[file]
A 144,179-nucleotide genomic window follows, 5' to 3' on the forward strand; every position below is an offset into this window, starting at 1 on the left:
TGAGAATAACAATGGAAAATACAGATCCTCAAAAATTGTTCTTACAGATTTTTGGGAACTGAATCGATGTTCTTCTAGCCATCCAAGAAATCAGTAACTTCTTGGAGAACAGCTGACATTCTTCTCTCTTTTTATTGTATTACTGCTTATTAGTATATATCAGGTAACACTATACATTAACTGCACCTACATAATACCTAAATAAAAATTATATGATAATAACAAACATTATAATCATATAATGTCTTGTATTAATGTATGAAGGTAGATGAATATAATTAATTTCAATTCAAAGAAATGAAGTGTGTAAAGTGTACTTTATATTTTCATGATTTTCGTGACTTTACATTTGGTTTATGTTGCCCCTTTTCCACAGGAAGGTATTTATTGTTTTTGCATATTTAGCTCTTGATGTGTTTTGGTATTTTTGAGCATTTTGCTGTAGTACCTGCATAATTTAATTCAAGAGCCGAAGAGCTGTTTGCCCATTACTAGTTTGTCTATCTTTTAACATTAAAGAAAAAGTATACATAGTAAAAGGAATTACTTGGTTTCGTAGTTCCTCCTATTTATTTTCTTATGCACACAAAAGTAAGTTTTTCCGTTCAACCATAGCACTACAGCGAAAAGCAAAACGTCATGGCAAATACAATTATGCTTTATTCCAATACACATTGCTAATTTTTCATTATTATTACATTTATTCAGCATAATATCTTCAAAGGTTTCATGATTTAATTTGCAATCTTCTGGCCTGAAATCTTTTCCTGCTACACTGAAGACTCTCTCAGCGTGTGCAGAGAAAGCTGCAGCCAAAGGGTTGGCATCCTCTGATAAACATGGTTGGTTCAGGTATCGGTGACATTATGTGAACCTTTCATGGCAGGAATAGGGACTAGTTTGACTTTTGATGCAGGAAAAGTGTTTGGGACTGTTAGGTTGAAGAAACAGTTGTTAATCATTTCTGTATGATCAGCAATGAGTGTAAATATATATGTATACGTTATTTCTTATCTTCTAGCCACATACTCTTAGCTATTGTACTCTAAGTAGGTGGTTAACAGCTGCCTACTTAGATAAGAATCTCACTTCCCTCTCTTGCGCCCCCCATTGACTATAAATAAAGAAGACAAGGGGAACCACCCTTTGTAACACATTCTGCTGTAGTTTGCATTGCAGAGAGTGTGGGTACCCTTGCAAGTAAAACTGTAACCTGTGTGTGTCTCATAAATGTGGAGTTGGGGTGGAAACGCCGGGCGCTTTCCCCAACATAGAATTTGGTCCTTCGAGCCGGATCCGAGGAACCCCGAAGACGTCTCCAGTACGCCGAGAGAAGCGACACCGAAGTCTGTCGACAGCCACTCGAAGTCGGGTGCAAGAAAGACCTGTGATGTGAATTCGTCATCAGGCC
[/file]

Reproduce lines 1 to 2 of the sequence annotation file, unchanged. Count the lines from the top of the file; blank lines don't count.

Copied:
A 144,179-nucleotide genomic window follows, 5' to 3' on the forward strand; every position below is an offset into this window, starting at 1 on the left:
TGAGAATAACAATGGAAAATACAGATCCTCAAAAATTGTTCTTACAGATTTTTGGGAACTGAATCGATGTTCTTCTAGCCATCCAAGAAATCAGTAACTTCTTGGAGAACAGCTGACATTCTTCTCTCTTTTTATTGTATTACTGCTTATTAGTATATATCAGGTAACACTATACATTAACTGCACCTACATAATACCTAAATAAAAATTATATGATAATAACAAACATTATAATCATATAATGTCTTGTATTAATGTATGAAGGTAGATGAATATAATTAATTTCAATTCAAAGAAATGAAGTGTGTAAAGTGTACTTTATATTTTCATGATTTTCGTGACTTTACATTTGGTTTATGTTGCCCCTTTTCCACAGGAAGGTATTTATTGTTTTTGCATATTTAGCTCTTGATGTGTTTTGGTATTTTTGAGCATTTTGCTGTAGTACCTGCATAATTTAATTCAAGAGCCGAAGAGCTGTTTGCCCATTACTAGTTTGTCTATCTTTTAACATTAAAGAAAAAGTATACATAGTAAAAGGAATTACTTGGTTTCGTAGTTCCTCCTATTTATTTTCTTATGCACACAAAAGTAAGTTTTTCCGTTCAACCATAGCACTACAGCGAAAAGCAAAACGTCATGGCAAATACAATTATGCTTTATTCCAATACACATTGCTAATTTTTCATTATTATTACATTTATTCAGCATAATATCTTCAAAGGTTTCATGATTTAATTTGCAATCTTCTGGCCTGAAATCTTTTCCTGCTACACTGAAGACTCTCTCAGCGTGTGCAGAGAAAGCTGCAGCCAAAGGGTTGGCATCCTCTGATAAACATGGTTGGTTCAGGTATCGGTGACATTATGTGAACCTTTCATGGCAGGAATAGGGACTAGTTTGACTTTTGATGCAGGAAAAGTGTTTGGGACTGTTAGGTTGAAGAAACAGTTGTTAATCATTTCTGTATGATCAGCAATGAGTGTAAATATATATGTATACGTTATTTCTTATCTTCTAGCCACATACTCTTAGCTATTGTACTCTAAGTAGGTGGTTAACAGCTGCCTACTTAGATAAGAATCTCACTTCCCTCTCTTGCGCCCCCCATTGACTATAAATAAAGAAGACAAGGGGAACCACCCTTTGTAACACATTCTGCTGTAGTTTGCATTGCAGAGAGTGTGGGTACCCTTGCAAGTAAAACTGTAACCTGTGTGTGTCTCATAAATGTGGAGTTGGGGTGGAAACGCCGGGCGCTTTCCCCAACATAGAATTTGGTCCTTCGAGCCGGATCCGAGGAACCCCGAAGACGTCTCCAGTACGCCGAGAGAAGCGACACCGAAGTCTGTCGACAGCCACTCGAAGTCGGGTGCAAGAAAGACCTGTGATGTGAATTCGTCATCAGGCC